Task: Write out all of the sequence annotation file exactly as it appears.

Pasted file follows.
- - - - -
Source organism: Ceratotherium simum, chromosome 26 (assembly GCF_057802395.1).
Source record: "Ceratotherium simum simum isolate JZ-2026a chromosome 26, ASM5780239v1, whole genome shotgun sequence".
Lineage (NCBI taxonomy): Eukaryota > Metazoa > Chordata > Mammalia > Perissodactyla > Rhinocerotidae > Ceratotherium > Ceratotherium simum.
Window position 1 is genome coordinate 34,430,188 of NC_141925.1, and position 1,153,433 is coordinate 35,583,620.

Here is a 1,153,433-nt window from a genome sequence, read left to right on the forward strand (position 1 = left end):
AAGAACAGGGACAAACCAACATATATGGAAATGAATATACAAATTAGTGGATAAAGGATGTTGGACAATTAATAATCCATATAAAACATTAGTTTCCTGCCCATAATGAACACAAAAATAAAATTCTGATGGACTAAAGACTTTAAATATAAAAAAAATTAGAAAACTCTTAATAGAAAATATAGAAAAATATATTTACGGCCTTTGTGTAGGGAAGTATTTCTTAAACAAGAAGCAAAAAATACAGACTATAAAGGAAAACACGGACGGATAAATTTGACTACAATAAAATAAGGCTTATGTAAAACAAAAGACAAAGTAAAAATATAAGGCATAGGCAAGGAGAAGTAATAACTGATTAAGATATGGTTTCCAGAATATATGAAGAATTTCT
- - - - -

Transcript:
Source organism: Ceratotherium simum, chromosome 26 (assembly GCF_057802395.1).
Source record: "Ceratotherium simum simum isolate JZ-2026a chromosome 26, ASM5780239v1, whole genome shotgun sequence".
Lineage (NCBI taxonomy): Eukaryota > Metazoa > Chordata > Mammalia > Perissodactyla > Rhinocerotidae > Ceratotherium > Ceratotherium simum.
Window position 1 is genome coordinate 34,430,188 of NC_141925.1, and position 1,153,433 is coordinate 35,583,620.

Here is a 1,153,433-nt window from a genome sequence, read left to right on the forward strand (position 1 = left end):
AAGAACAGGGACAAACCAACATATATGGAAATGAATATACAAATTAGTGGATAAAGGATGTTGGACAATTAATAATCCATATAAAACATTAGTTTCCTGCCCATAATGAACACAAAAATAAAATTCTGATGGACTAAAGACTTTAAATATAAAAAAAATTAGAAAACTCTTAATAGAAAATATAGAAAAATATATTTACGGCCTTTGTGTAGGGAAGTATTTCTTAAACAAGAAGCAAAAAATACAGACTATAAAGGAAAACACGGACGGATAAATTTGACTACAATAAAATAAGGCTTATGTAAAACAAAAGACAAAGTAAAAATATAAGGCATAGGCAAGGAGAAGTAATAACTGATTAAGATATGGTTTCCAGAATATATGAAGAATTTCT